# Proof of an (Elementary) Inequality Involving Elementary Symmetric Polynomials

Let $$x_1,\dots, x_n$$ be $$n$$ variables. For brevity I'll use the following notation: for $$I \subset \{1,\dots , n\}$$ define $$x_I := \prod_{i \in I} x_i.$$ Let $$e_k(x_1,\dots, x_n)$$ be an elementary symmetric polynomial. That is $$e_k(x_1,\dots, x_n) = \sum_{\substack{I \in \binom{[n]}{k}}} x_I.$$ Suppose that we have the following conditions on $$x_1,\dots, x_n$$: $$\sum_{i=1}^n x_i = 1 \qquad \text{and} \qquad x_i \geq 0$$ I have been trying to prove the following inequality without Lagrange multipliers: $$e_k(x_1,\dots x_n) \leq \frac{\binom{n}{k}}{n^{k}}$$

(1) I have made an (albeit feeble) attempt using AM-GM. Any hints on how one might proceed without Lagrange Multipliers would be very much appreciated.

(2) Additionally, when one does use Lagrange Multipliers I have been having trouble arguing that the maximum does indeed occur when $$x_1 = \cdots = x_n = \frac{1}{n}.$$

• For $k=2$, you have $2e_2=(\sum_k x_k)^2-\sum_k x_k^2=1-\sum_k x_k^2$. Next, Cauchy-Schwarz gives us $||X||^2||Y||^2 \geq <X,Y>^2$ where $X=(x_1,\ldots,x_n)$ and $Y=(1,\ldots,1)$, so $(n^2)\sum_k x_k^2 \geq (\sum_k x_k)^2=1$ with equality iff $X$ and $Y$ are proportional. So, the $k=2$ case is finished. Jan 21, 2023 at 8:42
• @JazzGuitar7 Since variables $x_1,\cdots, x_n$ are basically free, Lagrange multipliers does not help more than taking derivative directly. Jan 22, 2023 at 3:46

You can proceed by induction over $$n$$. The claim holds for $$n=1$$. Since

$$e_k(x_1,\ldots,x_{n+1})=e_k(x_1,\ldots,x_n)+x_{n+1}e_{k-1}(1,\ldots,x_n)\;,$$

assuming that the claim holds for $$n$$ and maximizing this for fixed $$x_{n+1}$$ by scaling the constraint in the claim for $$n$$ by $$1-x_{n+1}$$ shows that the maximum is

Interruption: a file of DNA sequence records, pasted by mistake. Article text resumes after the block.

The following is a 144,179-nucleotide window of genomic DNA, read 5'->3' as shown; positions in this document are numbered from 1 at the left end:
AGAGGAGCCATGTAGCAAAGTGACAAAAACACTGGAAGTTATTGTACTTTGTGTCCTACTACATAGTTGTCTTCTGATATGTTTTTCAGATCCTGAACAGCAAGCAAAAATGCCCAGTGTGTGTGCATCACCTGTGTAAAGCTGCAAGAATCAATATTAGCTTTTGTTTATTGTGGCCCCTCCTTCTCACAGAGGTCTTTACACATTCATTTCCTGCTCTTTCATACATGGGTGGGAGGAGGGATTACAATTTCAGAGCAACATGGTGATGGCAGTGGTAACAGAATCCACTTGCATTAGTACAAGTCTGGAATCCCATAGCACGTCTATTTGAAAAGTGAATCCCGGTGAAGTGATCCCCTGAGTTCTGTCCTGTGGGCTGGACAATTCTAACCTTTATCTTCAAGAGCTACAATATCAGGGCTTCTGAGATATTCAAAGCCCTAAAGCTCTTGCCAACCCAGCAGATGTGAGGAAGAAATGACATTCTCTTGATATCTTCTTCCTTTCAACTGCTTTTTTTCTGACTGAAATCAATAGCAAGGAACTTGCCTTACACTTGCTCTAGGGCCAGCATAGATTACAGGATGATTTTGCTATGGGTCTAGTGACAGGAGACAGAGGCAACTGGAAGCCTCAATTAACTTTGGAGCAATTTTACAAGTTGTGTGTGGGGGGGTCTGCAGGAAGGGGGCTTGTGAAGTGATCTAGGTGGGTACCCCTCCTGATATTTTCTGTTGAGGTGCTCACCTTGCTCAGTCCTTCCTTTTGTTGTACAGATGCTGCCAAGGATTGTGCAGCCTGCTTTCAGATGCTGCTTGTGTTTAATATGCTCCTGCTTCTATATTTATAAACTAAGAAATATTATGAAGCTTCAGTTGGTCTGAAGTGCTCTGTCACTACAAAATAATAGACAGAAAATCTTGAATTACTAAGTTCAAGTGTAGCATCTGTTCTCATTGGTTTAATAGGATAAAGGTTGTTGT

$$\frac{\binom nk}{n^k}(1-x_{n+1})^k+x_{n+1}\frac{\binom n{k-1}}{n^{k-1}}(1-x_{n+1})^{k-1}\\=\frac{\binom nk}{n^k}(1-x_{n+1})^{k-1}\left(1-x_{n+1}+\frac{kn}{n-k+1}\cdot x_{n+1}\right)\;.$$

Setting the derivative with respect to $$x_{n+1}$$ to zero yields

$$-(k-1)\left(1-x_{n+1}+\frac{kn}{n-k+1}\cdot x_{n+1}\right)+(1-x_{n+1})\left(\frac{kn}{n-k+1}-1\right)=0\;.$$

You can check by substitution that the solution is $$x_{n+1}=\frac1{n+1}$$ as required.

• Nice. Since what you are maximizing is a product, perhaps there is a nice rewriting of it as another product, that allows to show the result using only AM-GM and not the derivative Jan 21, 2023 at 10:48

All $$x_i$$ are nonnegative. For brevity, I will write $$e_k(x_1,\cdots, x_n)$$ as $$e_{n,k}$$ when the variables are $$x_1,\cdots, x_n$$.

### First proof, a refined inequality.

Let $$f$$ be a sequence of nonincreasing positive integers $$(f_1, \cdots, f_\ell)$$ such that $$\sum_if_i=k$$. Consider all distinct terms of the form $$x_{i_1}^{f_1}x_{i_2}^{f_2}\cdots x_{i_\ell}^{f_\ell}$$ where $$\{i_1,i_2,\cdots, i_\ell\}$$ is a subset of $$[n]$$ with $$\ell$$ elements. The sum of all those terms is called the monomial symmetric polynomial of type $$f$$ over $$x_1, \cdots, x_n$$, denoted by $$m_{n,f}$$.

For example, $$m_{4,\{2,1\}}=x_1^2x_2+x_1^2x_3+x_1^2x_4$$ $$+x_2^2x_1+x_2^2x_3 + x_2^2x_4$$ $$+x_3^2x_1+x_3^2x_2+ x_3^2x_4$$ $$+x_4^2x_1+x_4^2x_2+x_4^2x_3$$. The basic symmetrical polynomail $$e_{n,k}$$ is none other than $$m_{n,\underbrace{\{1,1,\cdots,1\}}_{k\ 1's}}$$, which has $$n\choose k$$ terms.

A refined inequality: Let $$m_{n,f}$$ be a monomial symmetric polynomial with $$\sum_{f_i\in f}f_i=k\le n$$. Then $$\frac{m_{n,f}}{\|m_{n,f}\|}\ge \frac{e_{n,k}}{\|e_{n,k}\|}$$ where $$\|p\|$$ is the number of terms in a monomial symmetric polynomial $$p$$. The equality holds if either $$m_{n,f}=e_{n,k}$$ or all terms in $$m_{n,f}$$ are equal (which means either all terms are zero or all $$x_i$$ are equal).

This is the special case of Muirhead inequality with $$b=(1,1,\cdots,1,0,0,\cdots,0)$$, where there are $$k$$ $$1$$'s and $$n-k$$ $$0$$'s in $$b$$.

Explanation of a proof: Let me illustrate the simple idea of the proof in the the special case of $$n=4, f=(2,1)$$, $$\frac{m_{4,\{2,1\}}}{12}\ge \frac{e_{4,3}}4$$. By AM-GM, we have the following. $$\frac{x_1^2x_2+x_1^2x_3+x_2^2x_1+x_2^2x_3+x_3^2x_1+x_3^2x_2}6\ge x_1x_2x_3$$ $$\frac{x_1^2x_2+x_1^2x_4+x_2^2x_1+x_2^2x_4+x_4^2x_1+x_4^2x_2}6\ge x_1x_2x_4$$ $$\frac{x_1^2x_3+x_1^2x_4+x_3^2x_1+x_3^2x_4+x_4^2x_1+x_4^2x_3}6\ge x_1x_3x_4$$ $$\frac{x_2^2x_3+x_2^2x_4+x_3^2x_2+x_3^2x_4+x_4^2x_2+x_4^2x_3}6\ge x_2x_3x_4$$ Adding them together, we get the desired specialized inequality.